Monday, August 19, 2013

Mommy Monday: How To Encourage Children

How To Encourage Children

All parents want to encourage their kids to grow and thrive. But how do we do that? What are the best ways to encourage our kids so that they’ll grow to be kind, confident, capable adults? Many parents use the terms praise and encouragement interchangeably, as they feel that if a child is praised for her behavior, then she is “encouraged” to do it again. But they are, indeed, different. Praise is an external motivator: an evaluation of behavior, while encouragement addresses the value found within the behavior. More effective than giving kids praise and external validation is to encourage kids to find their own praise; to teach them to recognize their own capabilities, make thoughtful decisions, and accept themselves unconditionally. A parent’s words of encouragement provide internal motivation for kids. They convey acceptance over approval and have long-lasting value in helping kids grow and thrive. Here are four phrases you can say to kids that encourage growth and inspire confidence:

“I appreciate your help!”
When a child does something helpful, the most meaningful and effective response we can give is “Thanks!” More appropriate than “Good job,” thanking children for their help conveys the value of it. Instead of praising what a child has done as “good,” communicate your genuine gratitude for it. After all, that’s the true reason help is good! It is that appreciation that allows children to feel how important their contributions are—how important they are—to the family. Children are filled with a sense of their own goodness. Telling a child thank you for his help is no less positive than telling him good job, but the difference is significant.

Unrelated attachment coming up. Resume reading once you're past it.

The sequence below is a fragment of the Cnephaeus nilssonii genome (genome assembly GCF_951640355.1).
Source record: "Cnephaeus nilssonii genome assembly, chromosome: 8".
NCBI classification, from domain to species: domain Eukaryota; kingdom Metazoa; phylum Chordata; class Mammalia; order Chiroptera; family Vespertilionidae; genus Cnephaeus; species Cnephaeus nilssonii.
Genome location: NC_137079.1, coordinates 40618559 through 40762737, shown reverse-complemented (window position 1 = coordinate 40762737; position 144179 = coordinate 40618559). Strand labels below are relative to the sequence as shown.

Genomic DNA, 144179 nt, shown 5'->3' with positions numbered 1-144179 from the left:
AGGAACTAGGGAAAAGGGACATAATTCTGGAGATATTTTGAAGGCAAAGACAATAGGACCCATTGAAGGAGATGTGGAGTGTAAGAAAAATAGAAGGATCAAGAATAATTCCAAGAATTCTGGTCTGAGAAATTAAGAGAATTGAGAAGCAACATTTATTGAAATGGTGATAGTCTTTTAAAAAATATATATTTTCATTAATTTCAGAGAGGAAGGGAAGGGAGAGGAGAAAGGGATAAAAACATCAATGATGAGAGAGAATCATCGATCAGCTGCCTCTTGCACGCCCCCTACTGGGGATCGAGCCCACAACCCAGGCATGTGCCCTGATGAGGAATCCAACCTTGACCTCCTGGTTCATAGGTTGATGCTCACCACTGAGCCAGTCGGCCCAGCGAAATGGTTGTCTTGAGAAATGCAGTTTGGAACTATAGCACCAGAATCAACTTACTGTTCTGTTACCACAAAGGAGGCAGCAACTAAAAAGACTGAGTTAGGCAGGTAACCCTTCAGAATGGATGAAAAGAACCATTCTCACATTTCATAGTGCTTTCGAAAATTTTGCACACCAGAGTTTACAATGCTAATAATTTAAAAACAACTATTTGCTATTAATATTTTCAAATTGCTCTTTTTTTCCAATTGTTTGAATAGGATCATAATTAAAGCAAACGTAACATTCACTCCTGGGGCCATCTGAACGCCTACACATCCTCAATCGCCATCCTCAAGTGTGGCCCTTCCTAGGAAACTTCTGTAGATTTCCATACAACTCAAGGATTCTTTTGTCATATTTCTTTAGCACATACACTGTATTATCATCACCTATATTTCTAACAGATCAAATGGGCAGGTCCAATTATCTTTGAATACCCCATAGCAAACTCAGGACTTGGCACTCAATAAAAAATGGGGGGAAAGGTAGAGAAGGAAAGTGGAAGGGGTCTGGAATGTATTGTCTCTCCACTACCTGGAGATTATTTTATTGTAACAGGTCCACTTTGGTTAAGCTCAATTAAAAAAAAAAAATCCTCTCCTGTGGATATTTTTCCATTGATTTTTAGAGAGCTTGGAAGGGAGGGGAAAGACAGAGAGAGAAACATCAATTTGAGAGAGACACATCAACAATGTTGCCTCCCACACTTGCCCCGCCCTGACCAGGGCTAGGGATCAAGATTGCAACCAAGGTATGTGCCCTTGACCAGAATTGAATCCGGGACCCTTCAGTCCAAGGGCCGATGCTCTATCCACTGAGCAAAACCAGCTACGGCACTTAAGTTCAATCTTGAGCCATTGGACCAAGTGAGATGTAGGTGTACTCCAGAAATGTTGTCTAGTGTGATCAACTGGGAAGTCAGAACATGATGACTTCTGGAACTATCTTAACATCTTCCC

“Wow, you worked hard!”
What better way to celebrate a child’s accomplishment than by acknowledging the effort it took to get there? It’s much more meaningful to recognize the work that went into an achievement than to simply praise the results with a “good job!” Responding instead with, “I can tell you put a lot of time into this,” encourages kids to develop a strong work ethic. The child becomes the one to say, “Yeah, I did work hard! Yes, I am happy with how it turned out! I did a good job on this!” Kids develop their internal motivation when they are the ones to decide, “Yes, I am proud of myself!”
“You lead the way.”
Whether it’s making your weekly walk to the park with your child, baking a batch of cookies together, or navigating the choices of an important decision, you can communicate trust to your child by allowing her to take the lead. Yes, she might make mistakes, but this kind of autonomy is very empowering as it allows a child to develop confidence in herself. She feels your trust in her judgment, as well as your support in fixing any mistakes, and learns to trust herself, too. Encouraging children to take the lead in their own lives sets them up for a lifetime of making thoughtful, confident decisions.
“I’m listening.”
Listening to our kids is one of the best ways we can encourage them. Nothing says, “You matter to me,” like being open and receptive to what a child has to say. When we take the time to communicate our understanding and acceptance by listening attentively, children feel a strong sense of significance and belonging; they know they have an important place in our hearts. Every day, find an opportunity to tell your kids, “I’m listening.” Show them that you mean it by echoing their statements (“When you went outside for recess, your usual playmates weren’t there”), empathizing (“You must have felt lonely”), and asking questions about what they’ve said (“What did you decide to do?”). When we listen to our children with a goal of understanding them—as opposed to answering, rationalizing, or minimizing their thoughts—we are giving them the emotional encouragement they need to feel known.

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